That’s not really what happened.

Published in De Gids, 2015, No. 6. Full story in Dutch online here

‘Ijsregen’ (‘Ice Rain’) by Sanneke van Hassel

Several readers insisted that I read Van Hassel, whose work regularly features on long and shorts lists for Dutch literary awards. 

This nightmarish account of a woman trapped alone in her home by a blizzard first triggered my claustrophobia before opening the door to even darker misery, all mapped out in evocative and intricate detail.Walking back to the kitchen, I am chilled to the bone. I hear droplets falling the sink. Back home, my mother would turn open the silver taps and let the water trickle into the bath, to stop the pipes from freezing up. My survival strategy is limited: I glance in the pantry cupboard, I count the logs, I drag my mattress into the kitchen. Maybe I should shove the snow off the roof before it comes crashing down. Maybe I should shut off the main valve. Hank knows where that is.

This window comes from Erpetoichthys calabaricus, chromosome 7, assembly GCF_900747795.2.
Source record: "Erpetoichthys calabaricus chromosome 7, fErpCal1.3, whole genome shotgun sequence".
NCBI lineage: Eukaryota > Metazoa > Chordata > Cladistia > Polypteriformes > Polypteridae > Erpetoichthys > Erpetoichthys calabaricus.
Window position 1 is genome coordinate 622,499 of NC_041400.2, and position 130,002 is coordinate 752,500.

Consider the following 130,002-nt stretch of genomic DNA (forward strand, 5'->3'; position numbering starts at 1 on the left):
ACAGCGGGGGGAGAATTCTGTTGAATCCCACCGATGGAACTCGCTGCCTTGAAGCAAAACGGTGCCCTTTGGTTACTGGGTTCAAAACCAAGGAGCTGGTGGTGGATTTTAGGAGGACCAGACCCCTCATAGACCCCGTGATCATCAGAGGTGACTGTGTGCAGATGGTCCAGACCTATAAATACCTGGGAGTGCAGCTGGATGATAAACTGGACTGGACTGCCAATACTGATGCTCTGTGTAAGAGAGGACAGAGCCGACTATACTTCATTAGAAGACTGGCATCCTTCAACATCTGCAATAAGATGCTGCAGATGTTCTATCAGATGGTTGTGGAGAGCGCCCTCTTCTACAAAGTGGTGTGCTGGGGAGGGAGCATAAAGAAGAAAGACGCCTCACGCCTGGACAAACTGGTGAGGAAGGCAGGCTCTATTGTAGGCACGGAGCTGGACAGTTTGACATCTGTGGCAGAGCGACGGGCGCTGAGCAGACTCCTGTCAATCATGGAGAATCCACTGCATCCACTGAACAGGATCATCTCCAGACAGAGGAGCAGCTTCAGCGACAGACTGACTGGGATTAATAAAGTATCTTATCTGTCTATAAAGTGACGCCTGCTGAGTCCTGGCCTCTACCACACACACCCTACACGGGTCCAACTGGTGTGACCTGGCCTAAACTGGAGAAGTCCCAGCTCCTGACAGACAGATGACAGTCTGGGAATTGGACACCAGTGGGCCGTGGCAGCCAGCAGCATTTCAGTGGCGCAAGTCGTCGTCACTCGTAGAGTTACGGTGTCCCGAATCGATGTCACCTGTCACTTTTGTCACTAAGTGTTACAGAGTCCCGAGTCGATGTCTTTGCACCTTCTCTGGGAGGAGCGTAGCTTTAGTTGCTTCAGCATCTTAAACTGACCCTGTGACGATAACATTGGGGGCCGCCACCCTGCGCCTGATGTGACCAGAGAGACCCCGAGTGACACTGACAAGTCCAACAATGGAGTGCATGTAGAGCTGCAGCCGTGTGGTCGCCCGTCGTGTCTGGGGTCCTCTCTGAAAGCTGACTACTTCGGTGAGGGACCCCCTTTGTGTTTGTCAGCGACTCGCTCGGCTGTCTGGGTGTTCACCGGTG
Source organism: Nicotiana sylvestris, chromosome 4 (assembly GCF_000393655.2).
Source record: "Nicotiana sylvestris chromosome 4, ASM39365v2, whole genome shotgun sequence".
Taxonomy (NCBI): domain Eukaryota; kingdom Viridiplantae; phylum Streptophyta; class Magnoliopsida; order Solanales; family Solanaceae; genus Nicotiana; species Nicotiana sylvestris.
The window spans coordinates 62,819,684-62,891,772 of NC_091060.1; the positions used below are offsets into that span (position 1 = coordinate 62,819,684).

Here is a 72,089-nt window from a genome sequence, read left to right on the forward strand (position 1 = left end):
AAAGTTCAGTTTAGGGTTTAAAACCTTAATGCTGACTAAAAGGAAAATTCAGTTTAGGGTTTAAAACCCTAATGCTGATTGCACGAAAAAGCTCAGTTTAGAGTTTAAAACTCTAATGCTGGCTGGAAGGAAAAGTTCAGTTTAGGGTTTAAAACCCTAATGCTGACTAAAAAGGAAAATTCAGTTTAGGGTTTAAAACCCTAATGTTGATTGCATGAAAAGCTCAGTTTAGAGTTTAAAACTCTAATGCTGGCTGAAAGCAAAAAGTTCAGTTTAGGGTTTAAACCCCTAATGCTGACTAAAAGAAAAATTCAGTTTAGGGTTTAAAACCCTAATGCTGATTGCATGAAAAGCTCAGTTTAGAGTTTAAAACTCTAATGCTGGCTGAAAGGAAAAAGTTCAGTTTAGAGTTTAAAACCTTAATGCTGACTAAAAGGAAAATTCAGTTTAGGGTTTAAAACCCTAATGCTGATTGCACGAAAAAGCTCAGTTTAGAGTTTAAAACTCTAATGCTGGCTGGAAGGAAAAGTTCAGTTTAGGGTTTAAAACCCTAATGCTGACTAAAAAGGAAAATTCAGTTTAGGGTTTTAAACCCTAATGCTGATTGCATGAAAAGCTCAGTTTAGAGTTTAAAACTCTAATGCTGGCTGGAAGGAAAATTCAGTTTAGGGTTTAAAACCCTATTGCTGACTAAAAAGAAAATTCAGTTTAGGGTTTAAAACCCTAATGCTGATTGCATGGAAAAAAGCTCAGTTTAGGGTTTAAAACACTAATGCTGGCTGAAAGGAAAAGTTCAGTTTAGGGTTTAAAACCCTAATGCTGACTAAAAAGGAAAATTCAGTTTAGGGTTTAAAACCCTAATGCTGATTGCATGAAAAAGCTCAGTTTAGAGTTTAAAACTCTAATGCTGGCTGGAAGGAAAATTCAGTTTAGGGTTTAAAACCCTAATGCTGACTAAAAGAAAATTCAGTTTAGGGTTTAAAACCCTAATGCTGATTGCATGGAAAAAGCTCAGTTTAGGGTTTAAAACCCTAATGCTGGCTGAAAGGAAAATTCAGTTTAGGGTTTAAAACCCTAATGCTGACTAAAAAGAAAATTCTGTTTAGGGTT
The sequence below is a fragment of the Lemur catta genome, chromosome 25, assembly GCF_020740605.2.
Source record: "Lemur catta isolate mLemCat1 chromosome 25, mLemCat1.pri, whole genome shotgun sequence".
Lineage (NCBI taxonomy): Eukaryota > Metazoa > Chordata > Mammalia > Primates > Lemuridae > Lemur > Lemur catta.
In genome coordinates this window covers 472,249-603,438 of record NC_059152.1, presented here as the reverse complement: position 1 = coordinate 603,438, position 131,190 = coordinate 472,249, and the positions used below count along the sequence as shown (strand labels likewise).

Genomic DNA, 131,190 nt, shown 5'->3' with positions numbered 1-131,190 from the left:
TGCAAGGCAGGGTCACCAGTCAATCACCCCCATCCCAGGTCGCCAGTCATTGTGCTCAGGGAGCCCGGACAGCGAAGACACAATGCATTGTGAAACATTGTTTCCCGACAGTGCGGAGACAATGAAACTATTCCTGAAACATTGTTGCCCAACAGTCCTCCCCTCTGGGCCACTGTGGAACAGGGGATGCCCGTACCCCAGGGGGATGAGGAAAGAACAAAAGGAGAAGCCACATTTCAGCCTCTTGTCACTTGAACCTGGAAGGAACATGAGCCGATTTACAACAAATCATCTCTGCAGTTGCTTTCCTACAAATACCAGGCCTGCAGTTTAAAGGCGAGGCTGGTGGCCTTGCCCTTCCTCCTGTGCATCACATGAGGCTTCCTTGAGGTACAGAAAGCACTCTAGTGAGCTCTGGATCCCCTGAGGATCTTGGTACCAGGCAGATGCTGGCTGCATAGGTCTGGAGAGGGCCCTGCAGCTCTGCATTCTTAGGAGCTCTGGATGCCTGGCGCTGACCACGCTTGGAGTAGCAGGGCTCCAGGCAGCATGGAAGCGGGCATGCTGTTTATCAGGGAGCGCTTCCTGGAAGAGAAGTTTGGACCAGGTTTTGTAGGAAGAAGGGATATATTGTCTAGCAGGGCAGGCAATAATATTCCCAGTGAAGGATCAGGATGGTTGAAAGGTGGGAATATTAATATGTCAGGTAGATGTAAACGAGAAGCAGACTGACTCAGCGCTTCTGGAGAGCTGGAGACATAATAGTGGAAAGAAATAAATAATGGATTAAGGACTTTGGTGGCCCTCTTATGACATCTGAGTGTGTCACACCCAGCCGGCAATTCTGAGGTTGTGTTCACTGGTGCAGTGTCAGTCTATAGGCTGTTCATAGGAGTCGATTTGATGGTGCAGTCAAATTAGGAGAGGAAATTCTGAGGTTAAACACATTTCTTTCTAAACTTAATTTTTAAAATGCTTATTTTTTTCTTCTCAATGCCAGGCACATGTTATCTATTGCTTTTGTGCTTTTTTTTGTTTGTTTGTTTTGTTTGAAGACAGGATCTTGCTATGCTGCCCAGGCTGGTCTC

The title story from a collection published by the Bezige Bij in 2005. This version was published in Tirade, 2001, Vol.45. Full story in Dutch is online here

‘Het rechtzetten van een misvatting’ (‘Rectifying a Misconception’) by Bob den Uyl

The most prestigious Dutch travel writing prize is named after Bob den Uyl. Several people said he deserved a place on my reading list, including fellow author Rob Waumans. 

Bob den Uyl’s effusive, eloquent and at times ornamentally hilarious tale of cycling woes beyond Dutch borders perfectly reflects the European tendency to distrust, disparage and dislike neighbouring nations, which is hardly surprising in the case of Netherlands, having been occupied by the Germans, French, Spanish, Romans and Vikings at one time or another. In the following excerpt, the narrator finds himself watching a football on television at German hotel in Cologne.